When two people who have spent a lifetime together and try so hard to hold on to each other as long as possible, can society allow medicaid to be discontinued or curtail its many services? This happens to be my parents' case, how about all the other needy people with different situations?

Figures for Visiting Nurses' Visit, July 1970-May 31, 1971 Medicare paid approximate---

$2, 085. 65 R.I. Medicaid approximate----

1, 628. 50

457. 15


JEANNE G. DUBE (For Davies and Laura Girouard).

LAURA MORIN, WOONSOCKET With the high cost of living each senior should receive $100.00 monthly. I had to quit work when I was only 65 years old on account of illness, bad to wait 6 yrs. before I could collect, so I don't receive much monthly, so I believe we should have at least $100.00 monthly. I also would have ask that something be done for transportation, markets are in the outskirts of the city, and Doctor's office also far off so, it cost a couple dollars to go to the office, and $8.00 for a visit. $10.00 out of your check just for that is quite expensive. No transportation for pleasure is too expensive, so the old folks must stay close in. Thanking you for trying to help us.

MARJORIE BERRY, WOONSOCKET Please look into Coverage for the elderly not covered by any present bill. Example: If you were born before Dec. 31st, 1896 you were covered even if neither you or your husband ever had Social Security Cards. However, I know there must be many people here in Rhode Island like my own Mother who was born 9 days too late. January 9, 1897. She is entitled to nothing. I don't think this is at all fair.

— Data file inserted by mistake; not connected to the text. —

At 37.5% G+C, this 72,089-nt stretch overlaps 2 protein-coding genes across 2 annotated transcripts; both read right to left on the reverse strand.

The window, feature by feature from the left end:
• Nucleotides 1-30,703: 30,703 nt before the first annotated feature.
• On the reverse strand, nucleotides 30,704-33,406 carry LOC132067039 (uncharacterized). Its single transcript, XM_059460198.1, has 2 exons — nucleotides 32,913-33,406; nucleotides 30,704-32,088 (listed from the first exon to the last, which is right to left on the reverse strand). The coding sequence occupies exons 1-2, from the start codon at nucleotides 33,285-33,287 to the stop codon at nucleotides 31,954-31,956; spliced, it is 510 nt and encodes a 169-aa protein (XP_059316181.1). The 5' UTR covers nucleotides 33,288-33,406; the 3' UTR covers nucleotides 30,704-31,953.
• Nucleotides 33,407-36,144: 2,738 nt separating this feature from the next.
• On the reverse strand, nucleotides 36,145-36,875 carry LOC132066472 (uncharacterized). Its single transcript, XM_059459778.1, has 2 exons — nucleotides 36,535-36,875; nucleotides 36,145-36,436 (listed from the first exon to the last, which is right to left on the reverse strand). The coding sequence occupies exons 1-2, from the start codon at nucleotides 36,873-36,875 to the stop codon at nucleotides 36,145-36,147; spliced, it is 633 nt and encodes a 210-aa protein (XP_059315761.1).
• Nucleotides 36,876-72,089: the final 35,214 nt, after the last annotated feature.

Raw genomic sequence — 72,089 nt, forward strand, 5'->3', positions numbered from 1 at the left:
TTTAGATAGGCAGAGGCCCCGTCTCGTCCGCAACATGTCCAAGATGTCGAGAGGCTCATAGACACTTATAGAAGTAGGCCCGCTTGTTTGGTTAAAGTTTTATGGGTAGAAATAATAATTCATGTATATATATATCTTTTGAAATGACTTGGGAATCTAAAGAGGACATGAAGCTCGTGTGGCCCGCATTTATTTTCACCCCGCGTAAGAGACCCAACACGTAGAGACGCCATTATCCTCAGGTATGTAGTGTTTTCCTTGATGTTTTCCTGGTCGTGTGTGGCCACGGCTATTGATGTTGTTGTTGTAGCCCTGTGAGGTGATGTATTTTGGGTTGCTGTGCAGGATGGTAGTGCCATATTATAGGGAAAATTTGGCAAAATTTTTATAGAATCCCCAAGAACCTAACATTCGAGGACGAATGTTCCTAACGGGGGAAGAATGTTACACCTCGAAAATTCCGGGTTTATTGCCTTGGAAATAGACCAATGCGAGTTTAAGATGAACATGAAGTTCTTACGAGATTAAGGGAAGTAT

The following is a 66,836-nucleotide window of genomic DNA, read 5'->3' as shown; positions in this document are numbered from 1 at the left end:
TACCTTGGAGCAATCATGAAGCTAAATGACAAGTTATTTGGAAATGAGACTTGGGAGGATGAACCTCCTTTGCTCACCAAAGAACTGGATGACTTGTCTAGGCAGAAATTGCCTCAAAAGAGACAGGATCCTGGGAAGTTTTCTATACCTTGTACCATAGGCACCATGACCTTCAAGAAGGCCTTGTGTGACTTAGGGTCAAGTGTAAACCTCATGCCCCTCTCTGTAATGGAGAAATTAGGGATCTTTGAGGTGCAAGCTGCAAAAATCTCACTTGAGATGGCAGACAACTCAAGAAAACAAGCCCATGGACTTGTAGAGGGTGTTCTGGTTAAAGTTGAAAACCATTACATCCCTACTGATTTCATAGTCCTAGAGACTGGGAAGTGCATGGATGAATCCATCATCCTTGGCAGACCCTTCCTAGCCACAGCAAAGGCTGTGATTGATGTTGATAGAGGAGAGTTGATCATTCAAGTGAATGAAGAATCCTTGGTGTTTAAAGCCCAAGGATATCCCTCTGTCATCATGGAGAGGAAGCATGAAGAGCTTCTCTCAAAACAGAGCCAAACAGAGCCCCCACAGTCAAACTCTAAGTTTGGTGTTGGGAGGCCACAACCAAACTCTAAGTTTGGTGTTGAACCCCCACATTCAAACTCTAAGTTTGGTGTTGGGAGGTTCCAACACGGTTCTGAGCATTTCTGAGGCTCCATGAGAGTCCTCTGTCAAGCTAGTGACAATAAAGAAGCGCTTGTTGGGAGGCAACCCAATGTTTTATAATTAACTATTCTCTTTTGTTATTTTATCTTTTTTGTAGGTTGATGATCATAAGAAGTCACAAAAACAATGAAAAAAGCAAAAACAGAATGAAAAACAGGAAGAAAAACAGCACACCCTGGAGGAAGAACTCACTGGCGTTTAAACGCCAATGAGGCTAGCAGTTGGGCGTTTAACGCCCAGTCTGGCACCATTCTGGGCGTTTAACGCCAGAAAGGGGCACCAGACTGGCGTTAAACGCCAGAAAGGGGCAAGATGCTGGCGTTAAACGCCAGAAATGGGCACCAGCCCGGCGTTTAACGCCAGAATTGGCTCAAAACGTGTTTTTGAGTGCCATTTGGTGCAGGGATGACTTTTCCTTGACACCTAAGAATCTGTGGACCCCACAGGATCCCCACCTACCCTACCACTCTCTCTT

Thank you, Respectfully.
P.S. Thank you for coming and showing an interest in Woonsocket.

MRS. EDWIN JEDRZYIC, West WARWICK I believe your hypothesis that society (e.g. children of aged parents) is unwilling to care for aged parents is untrue and unsupported. I believe you base your line of reasoning on false assumptions. For example, our social is an urban one. In 1900, we were rural Nation. In fact, 70% of the population lived on farms, etc. The reverse, in 1970, is now true. Over 70% of our population live in urban areas. Urban life-size of home, economics, etc.—does not support the idea of the extended family as we knew it in our developing younger years. If you apprise yourself of current sociological and economic studies you might change your conclusion. All segments of society are affected by this change. Nursing home care does not imply-inhuman care.

However, I promote the idea that maybe our society, in general, continues to place more value on those that can become productive and self-reliant and less on those who are dependent on others for the maintenance of their life and We should consider the total life of an individual and not only certain aspects of his life at a given time and under certain circumstances. I believe that Panel II revealed that this is now the tragedy of the aged-ill.